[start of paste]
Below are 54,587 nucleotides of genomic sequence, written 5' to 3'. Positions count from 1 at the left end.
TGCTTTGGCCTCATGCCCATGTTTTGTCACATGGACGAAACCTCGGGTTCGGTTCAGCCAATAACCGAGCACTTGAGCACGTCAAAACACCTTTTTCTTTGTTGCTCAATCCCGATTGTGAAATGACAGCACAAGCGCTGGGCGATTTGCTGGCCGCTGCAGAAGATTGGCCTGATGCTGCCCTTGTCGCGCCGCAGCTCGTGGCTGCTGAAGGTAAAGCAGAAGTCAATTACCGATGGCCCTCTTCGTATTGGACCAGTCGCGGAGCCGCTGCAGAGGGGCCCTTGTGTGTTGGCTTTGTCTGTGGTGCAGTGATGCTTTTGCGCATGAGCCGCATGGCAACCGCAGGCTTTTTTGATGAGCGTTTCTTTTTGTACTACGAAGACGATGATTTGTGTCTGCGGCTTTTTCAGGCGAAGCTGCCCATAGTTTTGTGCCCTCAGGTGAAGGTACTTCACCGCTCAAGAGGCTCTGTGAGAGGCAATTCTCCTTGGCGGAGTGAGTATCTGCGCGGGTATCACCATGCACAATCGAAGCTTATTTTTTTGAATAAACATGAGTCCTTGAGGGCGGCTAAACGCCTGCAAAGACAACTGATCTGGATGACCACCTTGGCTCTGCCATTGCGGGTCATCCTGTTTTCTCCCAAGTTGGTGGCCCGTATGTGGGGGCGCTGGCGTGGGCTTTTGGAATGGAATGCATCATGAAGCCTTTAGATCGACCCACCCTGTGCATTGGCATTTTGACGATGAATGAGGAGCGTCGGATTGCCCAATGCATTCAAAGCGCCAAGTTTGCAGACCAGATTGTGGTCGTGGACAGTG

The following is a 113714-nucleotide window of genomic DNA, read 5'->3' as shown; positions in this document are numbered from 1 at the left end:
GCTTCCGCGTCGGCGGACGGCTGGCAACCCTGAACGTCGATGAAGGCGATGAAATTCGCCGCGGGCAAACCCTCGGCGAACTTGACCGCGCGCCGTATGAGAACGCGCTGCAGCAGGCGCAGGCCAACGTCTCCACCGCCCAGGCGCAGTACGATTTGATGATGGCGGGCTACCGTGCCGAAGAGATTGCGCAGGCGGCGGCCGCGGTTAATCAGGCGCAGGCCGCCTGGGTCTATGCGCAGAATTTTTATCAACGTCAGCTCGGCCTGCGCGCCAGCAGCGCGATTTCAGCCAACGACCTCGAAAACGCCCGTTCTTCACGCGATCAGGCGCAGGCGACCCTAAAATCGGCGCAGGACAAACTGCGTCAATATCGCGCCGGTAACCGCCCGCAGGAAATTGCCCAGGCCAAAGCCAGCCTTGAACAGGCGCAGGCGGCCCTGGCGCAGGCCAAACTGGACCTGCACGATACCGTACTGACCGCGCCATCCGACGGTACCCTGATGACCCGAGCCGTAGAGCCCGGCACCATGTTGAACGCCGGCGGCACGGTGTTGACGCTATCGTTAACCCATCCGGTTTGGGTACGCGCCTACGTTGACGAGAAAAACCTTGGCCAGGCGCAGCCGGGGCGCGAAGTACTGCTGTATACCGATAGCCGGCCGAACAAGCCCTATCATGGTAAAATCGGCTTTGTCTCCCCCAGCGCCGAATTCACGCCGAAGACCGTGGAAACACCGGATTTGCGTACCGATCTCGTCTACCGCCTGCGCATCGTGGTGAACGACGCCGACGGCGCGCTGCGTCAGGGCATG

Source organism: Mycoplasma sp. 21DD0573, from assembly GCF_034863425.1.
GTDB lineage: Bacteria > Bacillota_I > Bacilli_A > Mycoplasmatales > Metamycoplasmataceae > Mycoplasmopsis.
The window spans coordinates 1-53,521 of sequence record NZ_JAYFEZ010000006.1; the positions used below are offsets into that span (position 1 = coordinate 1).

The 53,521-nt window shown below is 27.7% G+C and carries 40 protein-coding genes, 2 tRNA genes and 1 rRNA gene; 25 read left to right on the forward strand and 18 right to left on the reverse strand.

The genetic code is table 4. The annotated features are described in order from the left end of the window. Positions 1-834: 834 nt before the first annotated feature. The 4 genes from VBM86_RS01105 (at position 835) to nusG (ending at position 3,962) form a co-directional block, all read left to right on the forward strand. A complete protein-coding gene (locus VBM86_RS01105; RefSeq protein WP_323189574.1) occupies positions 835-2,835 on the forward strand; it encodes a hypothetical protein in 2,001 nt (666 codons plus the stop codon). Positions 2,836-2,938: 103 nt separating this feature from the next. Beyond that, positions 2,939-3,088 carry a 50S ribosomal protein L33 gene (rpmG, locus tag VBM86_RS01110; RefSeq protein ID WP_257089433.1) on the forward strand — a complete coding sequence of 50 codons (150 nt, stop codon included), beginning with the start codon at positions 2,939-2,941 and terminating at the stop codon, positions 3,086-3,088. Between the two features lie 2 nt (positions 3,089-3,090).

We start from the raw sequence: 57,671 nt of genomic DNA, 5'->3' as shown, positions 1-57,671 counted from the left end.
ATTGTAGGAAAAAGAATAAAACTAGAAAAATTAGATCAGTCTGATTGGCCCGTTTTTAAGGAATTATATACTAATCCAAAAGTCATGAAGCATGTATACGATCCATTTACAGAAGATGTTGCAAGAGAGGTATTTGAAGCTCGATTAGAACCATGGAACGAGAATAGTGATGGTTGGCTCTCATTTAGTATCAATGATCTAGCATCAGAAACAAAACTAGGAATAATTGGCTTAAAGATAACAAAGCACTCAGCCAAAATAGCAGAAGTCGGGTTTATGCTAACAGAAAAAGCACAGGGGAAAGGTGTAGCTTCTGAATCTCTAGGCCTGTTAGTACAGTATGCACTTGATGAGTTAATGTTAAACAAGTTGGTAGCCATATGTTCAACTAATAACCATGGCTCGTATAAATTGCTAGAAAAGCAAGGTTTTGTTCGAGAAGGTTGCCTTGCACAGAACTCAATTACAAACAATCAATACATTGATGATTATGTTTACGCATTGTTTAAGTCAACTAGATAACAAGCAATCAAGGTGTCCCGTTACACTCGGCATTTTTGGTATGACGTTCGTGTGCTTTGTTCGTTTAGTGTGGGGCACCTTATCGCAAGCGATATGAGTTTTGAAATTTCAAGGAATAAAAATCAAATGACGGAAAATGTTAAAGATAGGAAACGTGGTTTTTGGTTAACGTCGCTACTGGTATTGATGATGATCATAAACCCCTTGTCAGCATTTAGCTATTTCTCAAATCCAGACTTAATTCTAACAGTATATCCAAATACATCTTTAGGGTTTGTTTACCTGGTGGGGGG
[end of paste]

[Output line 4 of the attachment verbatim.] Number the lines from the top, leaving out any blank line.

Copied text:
GCTTCCGCGTCGGCGGACGGCTGGCAACCCTGAACGTCGATGAAGGCGATGAAATTCGCCGCGGGCAAACCCTCGGCGAACTTGACCGCGCGCCGTATGAGAACGCGCTGCAGCAGGCGCAGGCCAACGTCTCCACCGCCCAGGCGCAGTACGATTTGATGATGGCGGGCTACCGTGCCGAAGAGATTGCGCAGGCGGCGGCCGCGGTTAATCAGGCGCAGGCCGCCTGGGTCTATGCGCAGAATTTTTATCAACGTCAGCTCGGCCTGCGCGCCAGCAGCGCGATTTCAGCCAACGACCTCGAAAACGCCCGTTCTTCACGCGATCAGGCGCAGGCGACCCTAAAATCGGCGCAGGACAAACTGCGTCAATATCGCGCCGGTAACCGCCCGCAGGAAATTGCCCAGGCCAAAGCCAGCCTTGAACAGGCGCAGGCGGCCCTGGCGCAGGCCAAACTGGACCTGCACGATACCGTACTGACCGCGCCATCCGACGGTACCCTGATGACCCGAGCCGTAGAGCCCGGCACCATGTTGAACGCCGGCGGCACGGTGTTGACGCTATCGTTAACCCATCCGGTTTGGGTACGCGCCTACGTTGACGAGAAAAACCTTGGCCAGGCGCAGCCGGGGCGCGAAGTACTGCTGTATACCGATAGCCGGCCGAACAAGCCCTATCATGGTAAAATCGGCTTTGTCTCCCCCAGCGCCGAATTCACGCCGAAGACCGTGGAAACACCGGATTTGCGTACCGATCTCGTCTACCGCCTGCGCATCGTGGTGAACGACGCCGACGGCGCGCTGCGTCAGGGCATG